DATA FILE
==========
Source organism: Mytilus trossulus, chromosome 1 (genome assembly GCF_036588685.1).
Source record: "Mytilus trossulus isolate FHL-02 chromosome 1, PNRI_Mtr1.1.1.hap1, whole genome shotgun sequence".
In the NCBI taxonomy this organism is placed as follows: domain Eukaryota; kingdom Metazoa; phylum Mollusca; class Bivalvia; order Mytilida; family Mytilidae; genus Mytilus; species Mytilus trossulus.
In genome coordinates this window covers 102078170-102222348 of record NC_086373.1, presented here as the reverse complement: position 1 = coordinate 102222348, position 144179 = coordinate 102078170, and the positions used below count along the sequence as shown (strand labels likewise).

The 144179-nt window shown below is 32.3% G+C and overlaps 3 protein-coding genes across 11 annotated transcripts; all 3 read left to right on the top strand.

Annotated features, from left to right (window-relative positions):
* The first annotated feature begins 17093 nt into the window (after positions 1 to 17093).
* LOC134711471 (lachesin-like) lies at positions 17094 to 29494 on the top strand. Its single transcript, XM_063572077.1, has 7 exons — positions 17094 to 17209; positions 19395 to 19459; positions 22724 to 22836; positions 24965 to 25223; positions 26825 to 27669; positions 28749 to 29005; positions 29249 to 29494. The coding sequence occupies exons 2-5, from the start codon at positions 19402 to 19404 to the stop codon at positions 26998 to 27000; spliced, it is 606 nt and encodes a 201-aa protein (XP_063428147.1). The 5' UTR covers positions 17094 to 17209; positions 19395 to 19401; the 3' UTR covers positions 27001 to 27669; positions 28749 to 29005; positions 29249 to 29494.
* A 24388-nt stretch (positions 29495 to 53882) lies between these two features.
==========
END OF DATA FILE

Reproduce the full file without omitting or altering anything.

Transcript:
Source organism: Mytilus trossulus, chromosome 1 (genome assembly GCF_036588685.1).
Source record: "Mytilus trossulus isolate FHL-02 chromosome 1, PNRI_Mtr1.1.1.hap1, whole genome shotgun sequence".
In the NCBI taxonomy this organism is placed as follows: domain Eukaryota; kingdom Metazoa; phylum Mollusca; class Bivalvia; order Mytilida; family Mytilidae; genus Mytilus; species Mytilus trossulus.
In genome coordinates this window covers 102078170-102222348 of record NC_086373.1, presented here as the reverse complement: position 1 = coordinate 102222348, position 144179 = coordinate 102078170, and the positions used below count along the sequence as shown (strand labels likewise).

The 144179-nt window shown below is 32.3% G+C and overlaps 3 protein-coding genes across 11 annotated transcripts; all 3 read left to right on the top strand.

Annotated features, from left to right (window-relative positions):
* The first annotated feature begins 17093 nt into the window (after positions 1 to 17093).
* LOC134711471 (lachesin-like) lies at positions 17094 to 29494 on the top strand. Its single transcript, XM_063572077.1, has 7 exons — positions 17094 to 17209; positions 19395 to 19459; positions 22724 to 22836; positions 24965 to 25223; positions 26825 to 27669; positions 28749 to 29005; positions 29249 to 29494. The coding sequence occupies exons 2-5, from the start codon at positions 19402 to 19404 to the stop codon at positions 26998 to 27000; spliced, it is 606 nt and encodes a 201-aa protein (XP_063428147.1). The 5' UTR covers positions 17094 to 17209; positions 19395 to 19401; the 3' UTR covers positions 27001 to 27669; positions 28749 to 29005; positions 29249 to 29494.
* A 24388-nt stretch (positions 29495 to 53882) lies between these two features.